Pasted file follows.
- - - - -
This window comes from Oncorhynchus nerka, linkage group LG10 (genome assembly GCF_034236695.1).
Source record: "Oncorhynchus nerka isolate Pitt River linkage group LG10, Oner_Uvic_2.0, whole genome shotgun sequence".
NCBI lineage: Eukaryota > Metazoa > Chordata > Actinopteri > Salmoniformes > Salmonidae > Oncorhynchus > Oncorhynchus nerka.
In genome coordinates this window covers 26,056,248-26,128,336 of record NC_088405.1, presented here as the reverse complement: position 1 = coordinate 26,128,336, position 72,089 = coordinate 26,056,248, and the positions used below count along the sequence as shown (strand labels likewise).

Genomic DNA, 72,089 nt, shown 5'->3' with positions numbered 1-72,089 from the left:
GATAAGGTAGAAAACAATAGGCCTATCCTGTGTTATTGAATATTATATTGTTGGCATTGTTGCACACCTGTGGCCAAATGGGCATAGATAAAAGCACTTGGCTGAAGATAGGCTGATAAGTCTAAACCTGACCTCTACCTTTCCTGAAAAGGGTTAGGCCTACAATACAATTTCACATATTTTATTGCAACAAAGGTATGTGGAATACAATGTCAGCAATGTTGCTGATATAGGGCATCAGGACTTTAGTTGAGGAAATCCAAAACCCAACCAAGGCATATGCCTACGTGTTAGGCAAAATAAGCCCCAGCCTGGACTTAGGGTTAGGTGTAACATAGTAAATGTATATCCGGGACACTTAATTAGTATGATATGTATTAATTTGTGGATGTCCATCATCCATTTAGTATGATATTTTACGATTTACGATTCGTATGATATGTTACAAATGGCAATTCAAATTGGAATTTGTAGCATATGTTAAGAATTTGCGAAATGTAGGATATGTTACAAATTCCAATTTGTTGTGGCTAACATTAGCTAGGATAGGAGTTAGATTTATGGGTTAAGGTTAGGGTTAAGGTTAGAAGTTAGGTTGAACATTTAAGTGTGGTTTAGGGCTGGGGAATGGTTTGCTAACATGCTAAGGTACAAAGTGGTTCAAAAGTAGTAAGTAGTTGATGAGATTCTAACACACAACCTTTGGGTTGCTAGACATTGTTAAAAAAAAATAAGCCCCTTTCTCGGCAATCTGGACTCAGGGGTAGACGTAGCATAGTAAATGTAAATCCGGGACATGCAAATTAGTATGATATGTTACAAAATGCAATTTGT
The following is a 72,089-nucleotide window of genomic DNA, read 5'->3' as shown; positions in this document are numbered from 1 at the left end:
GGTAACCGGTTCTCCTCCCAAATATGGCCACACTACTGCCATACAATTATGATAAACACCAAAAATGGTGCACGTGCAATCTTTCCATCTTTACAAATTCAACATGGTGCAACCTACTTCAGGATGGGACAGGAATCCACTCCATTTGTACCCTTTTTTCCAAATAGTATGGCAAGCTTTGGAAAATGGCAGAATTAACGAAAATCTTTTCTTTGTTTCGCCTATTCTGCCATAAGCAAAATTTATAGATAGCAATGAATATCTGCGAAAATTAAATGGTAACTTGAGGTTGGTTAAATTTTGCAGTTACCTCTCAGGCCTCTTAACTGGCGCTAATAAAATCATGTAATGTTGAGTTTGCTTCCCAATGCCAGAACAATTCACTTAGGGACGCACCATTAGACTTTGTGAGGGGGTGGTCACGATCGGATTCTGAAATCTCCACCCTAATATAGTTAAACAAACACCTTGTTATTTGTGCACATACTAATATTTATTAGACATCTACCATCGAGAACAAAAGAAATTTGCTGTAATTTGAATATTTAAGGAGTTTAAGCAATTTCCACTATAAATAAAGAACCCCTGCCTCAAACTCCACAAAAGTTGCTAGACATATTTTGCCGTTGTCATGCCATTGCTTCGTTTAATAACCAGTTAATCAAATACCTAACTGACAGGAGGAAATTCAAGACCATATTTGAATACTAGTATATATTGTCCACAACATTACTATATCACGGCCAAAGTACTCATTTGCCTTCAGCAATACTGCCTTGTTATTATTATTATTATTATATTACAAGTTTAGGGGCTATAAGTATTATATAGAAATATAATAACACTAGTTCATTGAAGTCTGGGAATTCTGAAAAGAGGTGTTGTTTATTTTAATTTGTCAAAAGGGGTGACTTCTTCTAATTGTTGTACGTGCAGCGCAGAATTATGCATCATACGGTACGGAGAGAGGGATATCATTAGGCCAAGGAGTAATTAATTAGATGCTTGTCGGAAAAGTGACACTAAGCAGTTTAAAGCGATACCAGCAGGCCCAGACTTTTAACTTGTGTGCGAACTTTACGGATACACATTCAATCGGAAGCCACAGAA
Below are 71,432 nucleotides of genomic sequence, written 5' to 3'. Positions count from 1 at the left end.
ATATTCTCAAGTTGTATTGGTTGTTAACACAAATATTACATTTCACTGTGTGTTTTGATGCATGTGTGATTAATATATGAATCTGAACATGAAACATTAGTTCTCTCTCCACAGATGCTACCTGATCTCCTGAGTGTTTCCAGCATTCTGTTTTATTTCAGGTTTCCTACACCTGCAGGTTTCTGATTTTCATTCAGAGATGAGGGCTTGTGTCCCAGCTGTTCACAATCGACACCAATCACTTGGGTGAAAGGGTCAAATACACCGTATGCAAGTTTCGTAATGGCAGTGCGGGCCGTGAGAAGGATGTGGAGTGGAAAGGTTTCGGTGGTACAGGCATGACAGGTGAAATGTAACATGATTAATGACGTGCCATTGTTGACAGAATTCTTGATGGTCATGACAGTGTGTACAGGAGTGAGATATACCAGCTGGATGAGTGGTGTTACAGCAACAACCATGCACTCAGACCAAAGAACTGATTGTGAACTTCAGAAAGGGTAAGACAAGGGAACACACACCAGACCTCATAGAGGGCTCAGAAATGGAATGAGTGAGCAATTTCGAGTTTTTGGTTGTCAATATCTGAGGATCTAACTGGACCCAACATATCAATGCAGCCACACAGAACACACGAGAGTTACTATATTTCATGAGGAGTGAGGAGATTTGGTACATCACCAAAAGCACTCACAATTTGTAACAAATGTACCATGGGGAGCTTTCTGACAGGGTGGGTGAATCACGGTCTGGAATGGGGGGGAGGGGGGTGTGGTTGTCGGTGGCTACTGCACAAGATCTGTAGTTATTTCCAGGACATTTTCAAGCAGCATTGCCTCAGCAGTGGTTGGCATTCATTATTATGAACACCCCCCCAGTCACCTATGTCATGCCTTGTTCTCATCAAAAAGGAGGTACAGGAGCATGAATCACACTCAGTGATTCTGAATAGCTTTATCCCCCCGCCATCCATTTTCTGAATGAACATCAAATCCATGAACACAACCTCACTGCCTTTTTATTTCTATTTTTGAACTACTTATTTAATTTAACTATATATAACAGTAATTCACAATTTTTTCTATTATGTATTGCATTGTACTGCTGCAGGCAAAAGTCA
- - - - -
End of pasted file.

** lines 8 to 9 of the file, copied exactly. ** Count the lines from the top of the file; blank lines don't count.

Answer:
GGTAACCGGTTCTCCTCCCAAATATGGCCACACTACTGCCATACAATTATGATAAACACCAAAAATGGTGCACGTGCAATCTTTCCATCTTTACAAATTCAACATGGTGCAACCTACTTCAGGATGGGACAGGAATCCACTCCATTTGTACCCTTTTTTCCAAATAGTATGGCAAGCTTTGGAAAATGGCAGAATTAACGAAAATCTTTTCTTTGTTTCGCCTATTCTGCCATAAGCAAAATTTATAGATAGCAATGAATATCTGCGAAAATTAAATGGTAACTTGAGGTTGGTTAAATTTTGCAGTTACCTCTCAGGCCTCTTAACTGGCGCTAATAAAATCATGTAATGTTGAGTTTGCTTCCCAATGCCAGAACAATTCACTTAGGGACGCACCATTAGACTTTGTGAGGGGGTGGTCACGATCGGATTCTGAAATCTCCACCCTAATATAGTTAAACAAACACCTTGTTATTTGTGCACATACTAATATTTATTAGACATCTACCATCGAGAACAAAAGAAATTTGCTGTAATTTGAATATTTAAGGAGTTTAAGCAATTTCCACTATAAATAAAGAACCCCTGCCTCAAACTCCACAAAAGTTGCTAGACATATTTTGCCGTTGTCATGCCATTGCTTCGTTTAATAACCAGTTAATCAAATACCTAACTGACAGGAGGAAATTCAAGACCATATTTGAATACTAGTATATATTGTCCACAACATTACTATATCACGGCCAAAGTACTCATTTGCCTTCAGCAATACTGCCTTGTTATTATTATTATTATTATATTACAAGTTTAGGGGCTATAAGTATTATATAGAAATATAATAACACTAGTTCATTGAAGTCTGGGAATTCTGAAAAGAGGTGTTGTTTATTTTAATTTGTCAAAAGGGGTGACTTCTTCTAATTGTTGTACGTGCAGCGCAGAATTATGCATCATACGGTACGGAGAGAGGGATATCATTAGGCCAAGGAGTAATTAATTAGATGCTTGTCGGAAAAGTGACACTAAGCAGTTTAAAGCGATACCAGCAGGCCCAGACTTTTAACTTGTGTGCGAACTTTACGGATACACATTCAATCGGAAGCCACAGAA
Below are 71,432 nucleotides of genomic sequence, written 5' to 3'. Positions count from 1 at the left end.